- For 10 states: 60%
- For 100 states: 53%
- For 1000 states: 53.2%
- For 10000 states: 50.79%
- For 100000 states: 50.172%

Ok great, now we are experts on QuStates! So far we have not done any actual quantum computing with QuStates. Let's remedy that! To do quantum computing we need to start applying gates to QuStates. A QuState has the *apply_gate(qu_gate, qubit_list=None)* method. This method applies a QuGate (such as qudot.X, qudot.Z) to the entire state OR to specific qubits of the state.

One important thing to note is that *apply_gate* will automatically scale your QuGate to the appropriate dimension. For example, qudot.X is a 2x2 matrix, but what if your state is 0.707|0000> + 0.5|0010> + 0.5|0110>? This would require qudot.X to be a 16x16 matrix. Don't worry! QuDotPy to the rescue! QuDotPy is smart, it recognizes this fact and tensors the gates with themselves until the appropriate dimension is reached. In a similar way, we are able to build larger matrices to apply a gate to a specific qubits. This way you can apply a QuGate to only the 1st and 3rd qubits if that is what your heart desires. Lets see this in action

In [62]:

```
state = qudot.QuState({"0000": qudot.ROOT2, "0010": .5, "0110": .5})
print state
```

Now if I apply an X gate to the first qubit:

In [63]:

```
state.apply_gate(qudot.X, [1])
print state
```

Yay! it worked. NOTE THAT THE STATE CHANGED! It does not return a new state! Lets reverse this

In [64]:

```
state.apply_gate(qudot.X, [1])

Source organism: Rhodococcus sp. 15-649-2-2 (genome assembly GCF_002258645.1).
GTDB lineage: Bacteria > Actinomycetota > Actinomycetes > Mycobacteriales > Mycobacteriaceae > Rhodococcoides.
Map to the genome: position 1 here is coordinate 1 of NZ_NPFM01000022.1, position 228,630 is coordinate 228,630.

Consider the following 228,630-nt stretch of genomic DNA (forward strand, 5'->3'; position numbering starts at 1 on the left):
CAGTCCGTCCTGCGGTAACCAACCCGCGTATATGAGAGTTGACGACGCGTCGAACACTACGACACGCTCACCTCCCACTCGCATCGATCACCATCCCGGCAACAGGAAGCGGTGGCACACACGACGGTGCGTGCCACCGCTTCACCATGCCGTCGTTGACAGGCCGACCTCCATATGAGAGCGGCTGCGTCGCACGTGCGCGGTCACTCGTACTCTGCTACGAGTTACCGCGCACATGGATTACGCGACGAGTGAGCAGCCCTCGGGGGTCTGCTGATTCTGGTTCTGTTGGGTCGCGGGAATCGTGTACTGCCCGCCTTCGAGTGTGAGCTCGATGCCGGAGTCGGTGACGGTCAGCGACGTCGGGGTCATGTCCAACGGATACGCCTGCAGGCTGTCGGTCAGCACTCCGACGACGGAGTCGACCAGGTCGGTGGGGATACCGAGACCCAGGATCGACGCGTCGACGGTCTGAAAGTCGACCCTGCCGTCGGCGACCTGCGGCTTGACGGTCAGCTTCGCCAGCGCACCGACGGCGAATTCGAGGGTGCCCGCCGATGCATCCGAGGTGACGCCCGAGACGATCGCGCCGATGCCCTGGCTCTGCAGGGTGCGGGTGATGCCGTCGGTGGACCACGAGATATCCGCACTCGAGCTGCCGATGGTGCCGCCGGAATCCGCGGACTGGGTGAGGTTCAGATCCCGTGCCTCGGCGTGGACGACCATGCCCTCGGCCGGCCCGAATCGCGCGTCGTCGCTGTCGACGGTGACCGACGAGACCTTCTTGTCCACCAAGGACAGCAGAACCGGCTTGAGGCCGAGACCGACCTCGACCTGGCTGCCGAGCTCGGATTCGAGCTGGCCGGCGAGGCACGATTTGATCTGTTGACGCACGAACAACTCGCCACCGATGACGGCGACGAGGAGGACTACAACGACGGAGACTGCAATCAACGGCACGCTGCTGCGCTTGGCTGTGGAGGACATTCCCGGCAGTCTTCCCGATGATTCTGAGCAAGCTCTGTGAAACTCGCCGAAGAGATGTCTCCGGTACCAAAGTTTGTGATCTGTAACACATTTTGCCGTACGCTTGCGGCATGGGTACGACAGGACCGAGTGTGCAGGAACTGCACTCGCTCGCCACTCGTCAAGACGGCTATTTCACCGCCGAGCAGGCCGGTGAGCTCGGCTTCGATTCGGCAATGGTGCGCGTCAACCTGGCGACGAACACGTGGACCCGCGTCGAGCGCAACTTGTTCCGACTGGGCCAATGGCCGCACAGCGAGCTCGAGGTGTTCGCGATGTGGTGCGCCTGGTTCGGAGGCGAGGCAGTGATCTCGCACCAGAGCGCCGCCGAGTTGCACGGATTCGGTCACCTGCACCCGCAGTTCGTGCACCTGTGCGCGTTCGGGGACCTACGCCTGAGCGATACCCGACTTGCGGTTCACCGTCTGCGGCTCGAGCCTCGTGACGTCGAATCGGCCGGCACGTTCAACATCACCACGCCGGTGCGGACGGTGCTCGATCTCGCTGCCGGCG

print state
```

In [65]:

```
# apply to the whole state
state.apply_gate(qudot.X)
print state
```

In [66]:

```
# reverse
state.apply_gate(qudot.X)
print state
```

In [67]:

```
# apply to multiple qubits
state.apply_gate(qudot.X, [1, 3])
print state
```

In [68]:

```
state = qudot.QuState.init_zeros(2)
print state
```

In [69]:

```
state.apply_gate(qudot.H, [1])
state.apply_gate(qudot.CNOT)
print state
```

sweeeeeet! ship it!

In [70]:

```
test_input = qudot.QuState.init_zeros(2)
test_input.apply_gate(qudot.H, [1])
test_input.apply_gate(qudot.CNOT)
test_input.apply_gate(qudot.H, [1])
print test_input
```

Now you should have gotten the idea from last section that it will be very easy to implement a quantum circuit: just use QuState.apply_gate() repeatedly for your design. You are pretty much right, but we can do even better. We would like to abstract away the actual circuit from the input state. That way we can run the circuit on different input states and examine the output. Also, wouldn't it be cool if you can step through a quantum circuit like you step through a debugger in your code? I think so! That is basically how QuCircuit was born.